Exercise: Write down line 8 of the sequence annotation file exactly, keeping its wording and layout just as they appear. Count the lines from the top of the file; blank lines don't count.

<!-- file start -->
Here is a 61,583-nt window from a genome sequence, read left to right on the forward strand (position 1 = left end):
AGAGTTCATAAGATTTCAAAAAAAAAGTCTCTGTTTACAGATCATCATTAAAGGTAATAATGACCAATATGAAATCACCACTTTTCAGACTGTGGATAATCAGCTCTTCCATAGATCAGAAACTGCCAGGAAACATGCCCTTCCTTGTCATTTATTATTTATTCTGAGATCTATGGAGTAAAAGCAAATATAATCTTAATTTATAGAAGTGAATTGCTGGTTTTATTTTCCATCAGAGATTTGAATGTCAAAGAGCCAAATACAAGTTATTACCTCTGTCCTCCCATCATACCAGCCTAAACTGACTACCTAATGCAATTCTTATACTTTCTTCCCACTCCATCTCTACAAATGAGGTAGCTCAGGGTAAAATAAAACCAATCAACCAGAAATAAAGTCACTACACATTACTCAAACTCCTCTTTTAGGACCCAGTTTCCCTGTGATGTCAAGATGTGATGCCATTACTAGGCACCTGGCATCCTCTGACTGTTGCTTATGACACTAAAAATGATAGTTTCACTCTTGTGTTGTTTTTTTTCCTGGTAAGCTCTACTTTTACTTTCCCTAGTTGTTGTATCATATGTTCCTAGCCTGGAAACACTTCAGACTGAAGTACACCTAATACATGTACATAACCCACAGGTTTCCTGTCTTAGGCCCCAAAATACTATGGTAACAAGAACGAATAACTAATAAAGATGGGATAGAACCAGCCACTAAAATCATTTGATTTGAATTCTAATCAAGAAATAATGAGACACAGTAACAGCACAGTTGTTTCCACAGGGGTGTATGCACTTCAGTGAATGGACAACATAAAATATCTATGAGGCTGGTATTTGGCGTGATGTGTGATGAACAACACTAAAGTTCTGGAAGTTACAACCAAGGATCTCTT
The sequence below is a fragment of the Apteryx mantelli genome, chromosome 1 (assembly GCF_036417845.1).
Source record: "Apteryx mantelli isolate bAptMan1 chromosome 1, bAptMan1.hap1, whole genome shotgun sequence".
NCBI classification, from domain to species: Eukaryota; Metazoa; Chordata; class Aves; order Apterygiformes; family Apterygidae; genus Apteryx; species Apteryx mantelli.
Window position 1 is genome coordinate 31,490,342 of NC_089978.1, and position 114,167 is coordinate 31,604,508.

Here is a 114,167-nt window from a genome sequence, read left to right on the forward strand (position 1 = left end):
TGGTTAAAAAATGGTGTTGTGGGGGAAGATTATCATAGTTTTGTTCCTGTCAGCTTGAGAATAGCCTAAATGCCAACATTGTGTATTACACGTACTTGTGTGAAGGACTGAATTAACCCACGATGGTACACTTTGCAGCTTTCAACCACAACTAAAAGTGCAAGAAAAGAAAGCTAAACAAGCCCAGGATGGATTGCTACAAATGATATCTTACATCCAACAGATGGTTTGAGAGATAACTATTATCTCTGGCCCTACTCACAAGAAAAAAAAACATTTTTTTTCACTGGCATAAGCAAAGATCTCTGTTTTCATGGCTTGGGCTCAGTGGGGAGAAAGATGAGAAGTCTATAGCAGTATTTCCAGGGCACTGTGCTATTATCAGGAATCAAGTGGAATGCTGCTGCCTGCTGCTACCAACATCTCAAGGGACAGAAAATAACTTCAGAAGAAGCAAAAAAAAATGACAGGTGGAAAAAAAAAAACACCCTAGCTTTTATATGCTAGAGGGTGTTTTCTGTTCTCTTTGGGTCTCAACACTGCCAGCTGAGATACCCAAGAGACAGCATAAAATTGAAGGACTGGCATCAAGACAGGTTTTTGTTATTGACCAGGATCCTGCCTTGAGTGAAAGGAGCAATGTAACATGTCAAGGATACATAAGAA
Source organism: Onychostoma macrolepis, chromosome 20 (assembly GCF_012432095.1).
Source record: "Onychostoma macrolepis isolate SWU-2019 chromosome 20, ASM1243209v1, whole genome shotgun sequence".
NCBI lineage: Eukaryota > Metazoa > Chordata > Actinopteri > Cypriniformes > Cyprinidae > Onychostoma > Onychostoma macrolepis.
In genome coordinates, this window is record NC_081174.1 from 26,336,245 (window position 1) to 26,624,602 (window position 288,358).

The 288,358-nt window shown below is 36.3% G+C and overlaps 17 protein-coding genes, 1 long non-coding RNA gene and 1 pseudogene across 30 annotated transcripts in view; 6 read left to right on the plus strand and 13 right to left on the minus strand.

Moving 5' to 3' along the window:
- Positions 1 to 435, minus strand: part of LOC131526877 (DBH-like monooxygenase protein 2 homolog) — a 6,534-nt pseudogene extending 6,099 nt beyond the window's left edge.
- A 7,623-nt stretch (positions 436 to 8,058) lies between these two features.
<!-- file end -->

TGGTTAAAAAATGGTGTTGTGGGGGAAGATTATCATAGTTTTGTTCCTGTCAGCTTGAGAATAGCCTAAATGCCAACATTGTGTATTACACGTACTTGTGTGAAGGACTGAATTAACCCACGATGGTACACTTTGCAGCTTTCAACCACAACTAAAAGTGCAAGAAAAGAAAGCTAAACAAGCCCAGGATGGATTGCTACAAATGATATCTTACATCCAACAGATGGTTTGAGAGATAACTATTATCTCTGGCCCTACTCACAAGAAAAAAAAACATTTTTTTTCACTGGCATAAGCAAAGATCTCTGTTTTCATGGCTTGGGCTCAGTGGGGAGAAAGATGAGAAGTCTATAGCAGTATTTCCAGGGCACTGTGCTATTATCAGGAATCAAGTGGAATGCTGCTGCCTGCTGCTACCAACATCTCAAGGGACAGAAAATAACTTCAGAAGAAGCAAAAAAAAATGACAGGTGGAAAAAAAAAAACACCCTAGCTTTTATATGCTAGAGGGTGTTTTCTGTTCTCTTTGGGTCTCAACACTGCCAGCTGAGATACCCAAGAGACAGCATAAAATTGAAGGACTGGCATCAAGACAGGTTTTTGTTATTGACCAGGATCCTGCCTTGAGTGAAAGGAGCAATGTAACATGTCAAGGATACATAAGAA